I'd be greatly interested in a post on Wilson's book. I have enormous respect for that book; I think it is easily his best effort. The thing I admire most about it is the fact that he doesn't just critique the existing system. He is masterful (mostly) in that aspect, but even better is the fact that he has a positive construction to replace it. He thus avoids the problem of the parable of the man with the devil who leaves, and the man sweeps the house and puts it in order, but doesn't put anything positive there. Of course the devil returns with his friends, and the poor fellow is worse off than before.

Part of the problem is that our standards and expectations are so incredibly low. If a John Owen or Jonathan Edwards came amongst us, we wouldn't know what to do with him. But such men were much more common back when they had classical Christian education.

In Christ.

Susan said...

My intent was to write up a post on Wilson's book earlier this summer, when I first read the book. It was excellent, and I wish every Christian would read it. That post never did happen, though :(. Alas, I got caught up in summer activities.

I would still very much like to write a post on the subject, and we shall see. I have drafted a blank post titled "Recovering the Lost Tools of Learning," simply to remind me. I actually have about 5 completed posts and 20 uncompleted posts in my draft folder right now. I don't like overwhelming my readership and spending a lot of time fielding comments from several posts at once, though, which is why I don't always post them as I write them. But then I draft a post and intend to post it in a few days, only to have a more pertinent issue come up. Ah well.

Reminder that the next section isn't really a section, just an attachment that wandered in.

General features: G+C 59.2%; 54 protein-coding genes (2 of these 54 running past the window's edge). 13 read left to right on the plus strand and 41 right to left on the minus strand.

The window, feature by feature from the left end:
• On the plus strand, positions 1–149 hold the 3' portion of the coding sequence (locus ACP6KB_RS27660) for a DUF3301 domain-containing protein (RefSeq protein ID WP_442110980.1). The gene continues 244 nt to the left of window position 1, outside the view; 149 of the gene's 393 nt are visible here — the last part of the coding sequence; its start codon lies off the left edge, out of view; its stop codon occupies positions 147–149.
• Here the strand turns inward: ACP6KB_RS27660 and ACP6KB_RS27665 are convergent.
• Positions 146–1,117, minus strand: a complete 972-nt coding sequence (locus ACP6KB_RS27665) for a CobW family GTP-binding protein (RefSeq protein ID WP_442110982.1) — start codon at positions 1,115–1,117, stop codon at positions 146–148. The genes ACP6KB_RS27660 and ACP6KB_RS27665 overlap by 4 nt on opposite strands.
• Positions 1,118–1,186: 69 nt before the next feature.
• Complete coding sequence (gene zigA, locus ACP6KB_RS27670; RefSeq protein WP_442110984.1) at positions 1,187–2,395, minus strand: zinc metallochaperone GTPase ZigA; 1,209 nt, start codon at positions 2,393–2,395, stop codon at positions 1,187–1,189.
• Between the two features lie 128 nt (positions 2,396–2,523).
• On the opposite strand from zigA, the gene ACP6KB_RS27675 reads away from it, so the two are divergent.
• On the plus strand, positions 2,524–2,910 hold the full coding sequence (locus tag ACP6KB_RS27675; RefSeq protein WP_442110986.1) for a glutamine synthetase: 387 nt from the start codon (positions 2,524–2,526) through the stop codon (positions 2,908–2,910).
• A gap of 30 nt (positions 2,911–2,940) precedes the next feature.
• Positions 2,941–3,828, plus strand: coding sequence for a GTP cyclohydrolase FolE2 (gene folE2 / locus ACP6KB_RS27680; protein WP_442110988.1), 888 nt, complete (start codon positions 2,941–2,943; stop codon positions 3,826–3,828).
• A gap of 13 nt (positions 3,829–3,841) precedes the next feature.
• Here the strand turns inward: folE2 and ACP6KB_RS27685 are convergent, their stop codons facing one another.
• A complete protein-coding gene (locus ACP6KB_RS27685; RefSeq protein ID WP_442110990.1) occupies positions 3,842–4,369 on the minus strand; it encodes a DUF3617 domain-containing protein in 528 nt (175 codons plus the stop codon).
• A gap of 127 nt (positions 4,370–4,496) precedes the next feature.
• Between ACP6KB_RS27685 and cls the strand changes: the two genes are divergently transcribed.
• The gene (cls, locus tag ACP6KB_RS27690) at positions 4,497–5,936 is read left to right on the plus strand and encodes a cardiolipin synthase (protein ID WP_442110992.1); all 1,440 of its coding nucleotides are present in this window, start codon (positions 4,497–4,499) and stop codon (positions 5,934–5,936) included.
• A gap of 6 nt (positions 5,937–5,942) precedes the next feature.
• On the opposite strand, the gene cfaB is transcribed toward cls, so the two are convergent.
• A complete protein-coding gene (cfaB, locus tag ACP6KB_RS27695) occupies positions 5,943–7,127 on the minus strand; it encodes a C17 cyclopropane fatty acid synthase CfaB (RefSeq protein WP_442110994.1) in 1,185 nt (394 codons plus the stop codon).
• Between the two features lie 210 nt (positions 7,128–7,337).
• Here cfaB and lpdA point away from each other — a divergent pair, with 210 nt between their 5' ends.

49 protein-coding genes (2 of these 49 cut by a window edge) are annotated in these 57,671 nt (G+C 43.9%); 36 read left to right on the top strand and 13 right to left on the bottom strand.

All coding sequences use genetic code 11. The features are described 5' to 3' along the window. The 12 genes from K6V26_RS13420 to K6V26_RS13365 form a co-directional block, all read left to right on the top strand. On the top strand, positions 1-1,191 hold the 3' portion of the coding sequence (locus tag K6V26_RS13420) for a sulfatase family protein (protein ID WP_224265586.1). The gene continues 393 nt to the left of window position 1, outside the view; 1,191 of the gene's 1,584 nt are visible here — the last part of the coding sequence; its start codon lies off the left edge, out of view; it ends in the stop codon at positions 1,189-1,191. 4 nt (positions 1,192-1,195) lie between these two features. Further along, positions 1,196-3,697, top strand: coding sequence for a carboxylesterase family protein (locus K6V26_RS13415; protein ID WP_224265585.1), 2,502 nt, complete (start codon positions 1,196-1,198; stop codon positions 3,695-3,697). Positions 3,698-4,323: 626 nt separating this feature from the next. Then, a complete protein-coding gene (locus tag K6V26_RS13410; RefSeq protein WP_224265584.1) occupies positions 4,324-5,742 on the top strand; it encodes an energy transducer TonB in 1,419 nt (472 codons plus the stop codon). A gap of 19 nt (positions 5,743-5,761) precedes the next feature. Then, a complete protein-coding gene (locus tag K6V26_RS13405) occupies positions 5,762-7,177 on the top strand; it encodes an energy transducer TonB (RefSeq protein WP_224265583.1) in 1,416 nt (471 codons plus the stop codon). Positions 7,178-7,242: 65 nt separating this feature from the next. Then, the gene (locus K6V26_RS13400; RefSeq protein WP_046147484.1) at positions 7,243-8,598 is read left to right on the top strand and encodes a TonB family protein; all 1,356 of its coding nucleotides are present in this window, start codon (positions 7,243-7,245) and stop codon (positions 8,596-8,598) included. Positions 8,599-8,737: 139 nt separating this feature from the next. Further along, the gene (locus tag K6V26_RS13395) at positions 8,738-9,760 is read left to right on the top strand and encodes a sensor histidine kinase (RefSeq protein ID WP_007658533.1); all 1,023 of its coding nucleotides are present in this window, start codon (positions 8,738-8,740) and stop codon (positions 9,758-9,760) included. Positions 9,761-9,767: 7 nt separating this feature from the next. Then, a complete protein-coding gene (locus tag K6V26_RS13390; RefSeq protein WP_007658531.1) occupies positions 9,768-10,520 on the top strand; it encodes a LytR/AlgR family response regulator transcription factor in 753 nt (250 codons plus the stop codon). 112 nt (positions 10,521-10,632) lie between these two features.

But yes, I hope to eventually write a post on Wilson's book :). . . although you pretty much already covered the first part in your post on public schools.

Ashley said...

Adrian's comment was interesting: Some people will never be good test takers...

I heartily agree. I have never been a good test taker, although you'd think I would be. College was hard for me grade-wise because oftentimes those test grades were the only ones you got. In high school, we had homework and projects that also contributed toward the grades. I discovered that I can do well on tests if I take them in a room without other people. I just get distracted by other people in the room. I do think that tests aren't always an accurate representation of what people know.

Susan said...

I remember you telling me about how much better you do with no one else in the room when you test. It is interesting how different people respond to testing. I'm much like Adrian; I do very well on tests, perhaps reflecting more knowledge than I sometimes have :). There are certainly advantages to a number of types of assessment. I'm not in favor of group tests, though, contrary to my UGA education training ;).

John Dekker said...

I don't like overwhelming my readership and spending a lot of time fielding comments from several posts at once...

Yeah, I know what you mean - I've got about three weeks worth of topics waiting to be blogged. But I still have to get around to writing them, and that takes time.

The other thing is - it's good to pause before you write something for all the world to see!

zan said...

I wasn't a good test taker, either.

Nursing was really hard and you had to get a 77% to pass on all your sujects. The majority of the final grade was tests. I get nervous pains just thinking about those mornings before the exams.

I did make it. I think I discovered how to study and how to take exams. I gradually did better and better.